Smoking Cessation (International)
How can hospitals change practice to better implement smoking cessation interventions? A systematic review
Smoking cessation reduces the risk of death, improves recovery, and reduces the risk of hospital readmission. Evidence and policy support hospital admission as an ideal time to deliver smoking-cessation interventions. However, this is not well implemented in practice. In this systematic review, published in CA: a cancer journal for clinicians, the authors summarise the literature on smoking-cessation implementation strategies and evaluate their success to guide the implementation of best-practice smoking interventions into hospital settings.
Weight Management (New Zealand)
Māori first foods: a Māori centred approach to understanding infant complementary feeding practices within Māori whānau
This study, published in Kōtuitui, sought to explore infant complementary feeding practices among Māori whānau and the extent to which they may be informed by traditional and culturally specific practices, knowledge, personal beliefs and values. This study also endeavoured to explore how these practices, values and beliefs may have changed across time and between generations.
Weight Management (International)
Mediterranean diet and adiposity in children and adolescents: A systematic review
The aim of this study, published in Obesity Reviews, was to summarise, through a systematic review, the current evidence from dietary intervention and observational studies on the impact of adherence to the Mediterranean diet on adiposity markers and obesity in children and adolescents.
Cultural adaptations of obesity-related behavioral prevention interventions in early childhood: A systematic review
Interventions for obesity prevention can effectively reduce obesity-related behaviours in young children. Understanding how to leverage and adapt evidence-based interventions is needed to improve reach among culturally and linguistically diverse families. This systematic review, published in Obesity Reviews, aimed to synthesise the approaches and outcomes of culturally adapted early childhood obesity-related behavioural prevention interventions.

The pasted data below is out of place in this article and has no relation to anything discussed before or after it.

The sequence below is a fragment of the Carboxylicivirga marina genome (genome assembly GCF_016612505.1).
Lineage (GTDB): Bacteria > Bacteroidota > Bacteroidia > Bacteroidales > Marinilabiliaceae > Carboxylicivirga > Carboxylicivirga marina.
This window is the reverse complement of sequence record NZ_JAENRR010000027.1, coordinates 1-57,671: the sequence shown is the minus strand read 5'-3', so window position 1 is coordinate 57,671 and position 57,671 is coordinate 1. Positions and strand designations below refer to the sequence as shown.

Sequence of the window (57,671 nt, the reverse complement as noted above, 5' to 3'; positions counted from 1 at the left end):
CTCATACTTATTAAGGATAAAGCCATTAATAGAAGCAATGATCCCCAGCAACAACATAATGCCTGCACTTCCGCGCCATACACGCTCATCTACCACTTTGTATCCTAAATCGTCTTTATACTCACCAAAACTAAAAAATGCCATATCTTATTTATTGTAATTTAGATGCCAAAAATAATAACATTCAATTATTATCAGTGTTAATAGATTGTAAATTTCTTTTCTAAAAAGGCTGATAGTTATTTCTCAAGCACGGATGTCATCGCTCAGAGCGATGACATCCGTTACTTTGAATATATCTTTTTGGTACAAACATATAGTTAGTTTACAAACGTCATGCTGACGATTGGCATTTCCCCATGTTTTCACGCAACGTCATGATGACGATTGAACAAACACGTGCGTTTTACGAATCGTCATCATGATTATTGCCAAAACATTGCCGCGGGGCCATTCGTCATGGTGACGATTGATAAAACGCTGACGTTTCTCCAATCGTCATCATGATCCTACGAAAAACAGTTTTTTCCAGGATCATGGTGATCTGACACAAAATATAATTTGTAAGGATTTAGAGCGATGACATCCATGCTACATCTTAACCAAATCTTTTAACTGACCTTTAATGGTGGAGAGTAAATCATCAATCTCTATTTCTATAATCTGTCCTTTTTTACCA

Oral Health (International)
Screening and Interventions to Prevent Dental Caries in Children Younger Than 5 Years: US Preventive Services Task Force Recommendation Statement
Dental caries is the most common chronic disease in children in the US. Dental caries in early childhood is associated with pain, loss of teeth, impaired growth, decreased weight gain, negative effects on quality of life, poor school performance, and future dental caries. The Screening and Interventions to Prevent Dental Caries in Children Younger Than 5 Years: US Preventive Services Task Force Recommendation Statement, published in JAMA, updates the 2014 recommendation.
Disability Services (International)
An overview of systematic reviews to determine the impact of socio-environmental factors on health outcomes of people with disabilities
People with disabilities are often subject to intersecting layers of social and economic disadvantage and other barriers that drive health inequity. As a result, they frequently experience worse health than people without disabilities, beyond the direct effects of their health condition or impairment. The aim of this overview of systematic reviews, published in Health & Social Care in the Community, was to summarise the evidence on the impact of socio-environmental factors (i.e. social, physical or attitudinal) on the health outcomes of disabled people.
Key Ministry of Health Publications
Smokefree Aotearoa 2025 Action Plan - Auahi Kore Aotearoa Mahere Rautaki 2025
This plan sets out the actions the Ministry will take over the next four years and beyond to achieve Smokefree Aotearoa 2025 and ultimately end the harm smoking causes.
Strategic Intentions 2021-25
This publication showcases the strategic intentions of the Ministry over the next four years.
Data and Information Strategy for Health and Disability: He Rautaki Raraunga, He Rautaki Pārongo mō te Pūnaha Hauora, Whaikaha hoki
The Ministry of Health has developed a Data and Information Strategy for Health and Disability to set clear priorities for the sector on how to improve the ways we manage, use and share health and disability data and information.
Ministry of Health Annual Report for the year ended 30 June 2021
The 2020/21 Annual Report summarises the Ministry’s major work programmes and achievements, and demonstrates our progress towards our Strategic Intentions 2017/21, and the strategic objectives set out in Ta Tatou Rautaki | Our Strategy and Pae Ora | Healthy Futures.
District Health Board Initiative
Paul Sayers: Youth champion
Sayers is Capital & Coast DHB's Celebrating Success' 2021 Outstanding Leadership award winner. Through boxing and implementing strong foundational values on life such as 'respect', he has led many youth from the wider Porirua community suffering from depression, loneliness, and even suicidal thinking, to confident, thriving, healthier mind-sets.
The information available on or through this newsletter does not represent Ministry of Health policy. It is intended to provide general information to the health sector and the public, and is not intended to address specific circumstances of any particular individual or entity.